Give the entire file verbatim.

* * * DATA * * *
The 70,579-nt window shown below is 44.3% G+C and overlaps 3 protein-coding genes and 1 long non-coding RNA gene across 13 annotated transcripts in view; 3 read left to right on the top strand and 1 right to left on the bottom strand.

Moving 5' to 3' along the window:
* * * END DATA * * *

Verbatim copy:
The 70,579-nt window shown below is 44.3% G+C and overlaps 3 protein-coding genes and 1 long non-coding RNA gene across 13 annotated transcripts in view; 3 read left to right on the top strand and 1 right to left on the bottom strand.

Moving 5' to 3' along the window: